What is FIBRE?

The Fast Internet Bitcoin Relay Engine (FIBRE) is a protocol and implementation designed to relay blocks within a network of nodes with almost no delay beyond the speed of light through fiber. Its design is based on several years' experience operating and studying the Bitcoin Relay Network and functions incredibly well even when faced with suboptimal internet conditions.

FIBRE is designed to be easy to operate for anyone already running a network of Bitcoin Core instances, instantly providing high-speed transfer of blocks. This way, it will significantly decentralize the availability of high-speed relay networks, making it easy for any individual or group to set one up.

FIBRE improves on the design of the Bitcoin Relay Network primarily in two ways: it eliminates latency spikes by sending extra data to compensate for packet loss and is based on the compression provided by the Compact Block work in Bitcoin Core.


Instant high speed block transfer

FIBRE is easy to operate for anyone already running a network of Bitcoin Core instances, instantly providing high-speed transfer of blocks.

Because TCP is designed to provide reliable transmission at reasonable bandwidth across medium-large amounts of data, it is incredibly bad at low-latency relay of small amounts of data. It is generally tuned to send packets (each just under 1500 bytes) once and to only discover that some packets were lost after getting a response from the other side. Only then will the sender retransmit the lost packets, allowing the receiver to (potentially) reconstruct the original transmission.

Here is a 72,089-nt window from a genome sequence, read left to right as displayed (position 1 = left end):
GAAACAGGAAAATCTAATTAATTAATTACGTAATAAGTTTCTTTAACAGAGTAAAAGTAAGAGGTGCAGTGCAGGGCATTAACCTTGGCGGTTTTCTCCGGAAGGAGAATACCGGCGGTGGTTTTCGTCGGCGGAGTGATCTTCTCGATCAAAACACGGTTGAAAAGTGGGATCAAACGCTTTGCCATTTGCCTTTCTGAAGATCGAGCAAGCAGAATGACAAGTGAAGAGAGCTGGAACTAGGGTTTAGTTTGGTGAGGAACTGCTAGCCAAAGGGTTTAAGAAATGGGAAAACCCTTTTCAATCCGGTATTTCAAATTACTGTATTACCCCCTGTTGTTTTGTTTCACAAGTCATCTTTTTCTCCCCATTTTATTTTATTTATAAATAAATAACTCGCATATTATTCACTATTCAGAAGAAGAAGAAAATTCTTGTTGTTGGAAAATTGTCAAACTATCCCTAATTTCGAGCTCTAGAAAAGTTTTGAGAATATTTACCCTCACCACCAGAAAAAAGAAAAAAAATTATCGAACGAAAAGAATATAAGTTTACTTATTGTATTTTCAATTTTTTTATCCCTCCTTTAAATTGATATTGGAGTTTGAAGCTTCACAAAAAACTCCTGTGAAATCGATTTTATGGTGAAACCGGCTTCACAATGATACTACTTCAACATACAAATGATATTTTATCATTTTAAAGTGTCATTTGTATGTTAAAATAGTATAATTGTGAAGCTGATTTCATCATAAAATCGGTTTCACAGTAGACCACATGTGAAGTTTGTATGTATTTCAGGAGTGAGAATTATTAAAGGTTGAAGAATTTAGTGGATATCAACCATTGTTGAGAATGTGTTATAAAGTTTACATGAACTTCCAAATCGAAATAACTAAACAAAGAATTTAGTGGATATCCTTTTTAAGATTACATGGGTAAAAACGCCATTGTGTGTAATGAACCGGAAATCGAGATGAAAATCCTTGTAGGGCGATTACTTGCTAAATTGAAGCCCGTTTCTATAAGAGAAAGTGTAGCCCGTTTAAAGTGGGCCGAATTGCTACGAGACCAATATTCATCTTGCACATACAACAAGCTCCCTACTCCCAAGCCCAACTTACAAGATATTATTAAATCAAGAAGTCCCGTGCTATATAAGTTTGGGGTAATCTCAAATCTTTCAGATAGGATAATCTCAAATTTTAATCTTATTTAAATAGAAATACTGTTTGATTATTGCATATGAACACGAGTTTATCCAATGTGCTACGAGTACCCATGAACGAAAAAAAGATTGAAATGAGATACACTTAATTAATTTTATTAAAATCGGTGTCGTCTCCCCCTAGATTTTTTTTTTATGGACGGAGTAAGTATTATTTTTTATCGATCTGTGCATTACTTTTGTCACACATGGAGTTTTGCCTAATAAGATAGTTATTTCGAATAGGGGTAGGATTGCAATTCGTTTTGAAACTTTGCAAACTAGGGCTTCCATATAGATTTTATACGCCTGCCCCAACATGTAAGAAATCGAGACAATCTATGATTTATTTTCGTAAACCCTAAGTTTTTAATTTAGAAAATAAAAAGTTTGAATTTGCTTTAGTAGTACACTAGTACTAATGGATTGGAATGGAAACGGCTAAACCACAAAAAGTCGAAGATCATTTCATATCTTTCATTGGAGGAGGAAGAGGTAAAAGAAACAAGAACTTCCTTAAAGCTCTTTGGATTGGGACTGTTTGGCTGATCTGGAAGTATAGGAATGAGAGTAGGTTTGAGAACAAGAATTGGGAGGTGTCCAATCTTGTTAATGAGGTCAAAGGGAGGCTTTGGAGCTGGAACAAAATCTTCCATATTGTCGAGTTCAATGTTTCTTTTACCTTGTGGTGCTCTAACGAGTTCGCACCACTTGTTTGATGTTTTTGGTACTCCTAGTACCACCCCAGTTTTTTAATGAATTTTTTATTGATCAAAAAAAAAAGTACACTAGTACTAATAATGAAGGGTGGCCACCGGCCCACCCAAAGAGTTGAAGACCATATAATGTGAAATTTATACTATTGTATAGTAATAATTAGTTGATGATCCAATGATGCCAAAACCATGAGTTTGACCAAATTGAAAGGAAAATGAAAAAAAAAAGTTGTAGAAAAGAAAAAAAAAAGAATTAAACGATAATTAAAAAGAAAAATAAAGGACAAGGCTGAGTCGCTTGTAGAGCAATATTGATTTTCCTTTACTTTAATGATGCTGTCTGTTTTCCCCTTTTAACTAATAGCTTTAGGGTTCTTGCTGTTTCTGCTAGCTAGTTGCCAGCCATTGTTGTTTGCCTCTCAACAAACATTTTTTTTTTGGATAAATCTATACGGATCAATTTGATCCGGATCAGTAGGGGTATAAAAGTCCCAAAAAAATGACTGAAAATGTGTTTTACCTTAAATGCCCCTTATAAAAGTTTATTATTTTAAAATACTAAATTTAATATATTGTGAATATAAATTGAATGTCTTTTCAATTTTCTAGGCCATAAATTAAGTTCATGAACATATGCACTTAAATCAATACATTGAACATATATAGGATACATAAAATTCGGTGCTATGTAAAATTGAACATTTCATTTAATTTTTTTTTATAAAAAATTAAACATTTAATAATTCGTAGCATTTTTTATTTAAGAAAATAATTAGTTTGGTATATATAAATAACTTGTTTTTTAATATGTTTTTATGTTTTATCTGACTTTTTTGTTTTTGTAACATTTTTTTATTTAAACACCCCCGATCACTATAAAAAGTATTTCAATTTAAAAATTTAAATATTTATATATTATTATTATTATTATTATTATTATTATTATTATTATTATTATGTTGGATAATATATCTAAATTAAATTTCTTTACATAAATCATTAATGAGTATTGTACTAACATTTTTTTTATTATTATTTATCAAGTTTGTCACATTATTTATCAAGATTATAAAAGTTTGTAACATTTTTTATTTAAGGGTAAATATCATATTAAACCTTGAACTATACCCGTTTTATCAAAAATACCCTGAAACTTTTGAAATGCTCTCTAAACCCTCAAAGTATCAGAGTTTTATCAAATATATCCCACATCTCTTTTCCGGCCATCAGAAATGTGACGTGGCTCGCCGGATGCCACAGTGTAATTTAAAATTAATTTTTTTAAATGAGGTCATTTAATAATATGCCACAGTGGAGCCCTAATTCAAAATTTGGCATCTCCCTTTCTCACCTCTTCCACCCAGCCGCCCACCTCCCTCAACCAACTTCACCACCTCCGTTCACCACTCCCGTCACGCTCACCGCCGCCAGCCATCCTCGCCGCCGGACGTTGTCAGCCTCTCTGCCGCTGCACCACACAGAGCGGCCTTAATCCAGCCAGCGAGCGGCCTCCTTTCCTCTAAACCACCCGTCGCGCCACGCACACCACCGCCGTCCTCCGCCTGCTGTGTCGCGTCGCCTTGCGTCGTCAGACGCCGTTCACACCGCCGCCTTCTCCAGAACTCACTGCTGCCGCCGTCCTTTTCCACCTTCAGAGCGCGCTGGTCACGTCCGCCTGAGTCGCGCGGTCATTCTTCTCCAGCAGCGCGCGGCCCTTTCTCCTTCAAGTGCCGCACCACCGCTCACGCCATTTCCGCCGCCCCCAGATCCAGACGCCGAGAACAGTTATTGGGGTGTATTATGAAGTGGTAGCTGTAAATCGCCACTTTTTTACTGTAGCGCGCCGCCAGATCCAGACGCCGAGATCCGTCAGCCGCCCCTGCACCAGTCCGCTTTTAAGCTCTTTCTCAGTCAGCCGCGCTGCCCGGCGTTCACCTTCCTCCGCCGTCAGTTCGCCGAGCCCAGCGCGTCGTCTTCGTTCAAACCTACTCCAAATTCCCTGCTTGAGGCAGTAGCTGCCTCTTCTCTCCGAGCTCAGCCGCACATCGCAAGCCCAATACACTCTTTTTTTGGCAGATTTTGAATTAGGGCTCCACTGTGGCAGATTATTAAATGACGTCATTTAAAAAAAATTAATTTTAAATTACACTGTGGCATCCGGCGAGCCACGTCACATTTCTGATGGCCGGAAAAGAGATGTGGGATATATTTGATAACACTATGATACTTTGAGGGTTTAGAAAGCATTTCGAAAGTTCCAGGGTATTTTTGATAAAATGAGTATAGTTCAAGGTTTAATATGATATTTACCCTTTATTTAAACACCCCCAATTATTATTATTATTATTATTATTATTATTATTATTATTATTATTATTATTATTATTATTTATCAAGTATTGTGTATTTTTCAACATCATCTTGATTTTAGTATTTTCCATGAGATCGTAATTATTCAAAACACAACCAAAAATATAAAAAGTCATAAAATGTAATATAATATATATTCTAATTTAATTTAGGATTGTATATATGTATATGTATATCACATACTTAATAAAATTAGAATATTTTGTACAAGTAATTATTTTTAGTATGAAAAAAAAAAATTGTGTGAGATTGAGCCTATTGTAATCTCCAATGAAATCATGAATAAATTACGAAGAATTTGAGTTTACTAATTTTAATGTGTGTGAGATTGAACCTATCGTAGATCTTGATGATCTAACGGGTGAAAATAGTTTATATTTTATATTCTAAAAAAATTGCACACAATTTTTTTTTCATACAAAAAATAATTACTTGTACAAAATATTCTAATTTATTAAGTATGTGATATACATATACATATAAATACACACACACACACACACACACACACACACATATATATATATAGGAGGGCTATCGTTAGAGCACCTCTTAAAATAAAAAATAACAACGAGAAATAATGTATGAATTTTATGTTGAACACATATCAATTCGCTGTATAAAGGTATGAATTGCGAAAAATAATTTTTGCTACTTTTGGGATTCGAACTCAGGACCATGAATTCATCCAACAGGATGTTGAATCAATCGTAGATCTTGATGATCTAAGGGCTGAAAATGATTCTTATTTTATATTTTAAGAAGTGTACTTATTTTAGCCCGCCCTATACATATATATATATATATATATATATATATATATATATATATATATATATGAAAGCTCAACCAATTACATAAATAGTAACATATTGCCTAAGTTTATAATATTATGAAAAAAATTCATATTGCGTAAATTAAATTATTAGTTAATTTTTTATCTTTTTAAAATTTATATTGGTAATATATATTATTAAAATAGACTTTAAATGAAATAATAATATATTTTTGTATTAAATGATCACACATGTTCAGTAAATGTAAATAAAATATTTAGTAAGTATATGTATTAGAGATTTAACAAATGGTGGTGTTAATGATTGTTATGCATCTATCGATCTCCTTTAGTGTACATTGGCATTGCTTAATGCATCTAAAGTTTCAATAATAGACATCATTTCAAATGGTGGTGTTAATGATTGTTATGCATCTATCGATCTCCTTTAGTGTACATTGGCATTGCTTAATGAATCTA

I have seen packet loss over long-haul links on the internet average 1%, though if you purchase bandwidth directly from global carriers, you can expect < 0.1%. At 1%, the probability of transmitting a full, uncompressed, block without needing to wait for extra round-trips is roughly 0.99^(1000000/1500) = 0.1% (or 0.999^(1000000/1500) = 51%, if you're willing to pay for it). Worse still, packet loss starts to go up as you send more data. Even transmitting just 15KB (around 10 packets) has a probability of success at only 90% for an average hosting provider. When we're talking about 1Gbps or 100Mbps links with round-trip latencies of 100-200 milliseconds, a single round-trip takes significantly longer than sending any reasonable amount of data could possibly take.

Thus, in order to have minimal latency block transmission, we must avoid the need for retransmissions at all costs. In order to do so, we must transmit enough extra data that the receiving peer can reconstruct the entire block even though some packets were lost on the way. Luckily this is a well-researched field, largely thanks to video conferencing having similar requirements. The common solution is UDP-based transmission with some relatively simple linear algebra to send data which can fill in gaps of lost packets efficiently (this is called Forward Error Correction, or FEC).

Even with an elegant solution to the packet-loss issue, the time to transmit 1MB over a 1Gbps link is still several milliseconds, which is more than doubled with the extra overhead from both the construction and transmission time of the FEC data. Thus, the Compact Blocks scheme in Bitcoin Core is critical to performance.

Because the Compact Block design was being done simultaneously with the work on FIBRE, the cmpctblock message format was designed to ensure it fits neatly into a UDP-FEC-based relay mechanism. The only difference is that we send it over UDP with FEC, and instead of relying on a round-trip to request any missing transactions in our mempool, we send the block's transactions immediately, again with additional FEC.

Servers relay individual packets to their peers as soon as they arrive.

This way, extra hops do not introduce more latency. Sadly, due to the nature of our FEC encoding, we cannot know if individual packets are a part of a legitimate, or any, block, and thus only enable this optimization between nodes run by the same group.

View the relay stats

Several pools already optimize their block propagation using FIBRE

In order to maximize the effect FIBRE has on Bitcoin relay decentralization, I have posted a setup guide for running your own relay network which covers everything from the organization of the software to how to select hosting providers to minimize latency around the globe while keeping costs minimal.

See the setup guide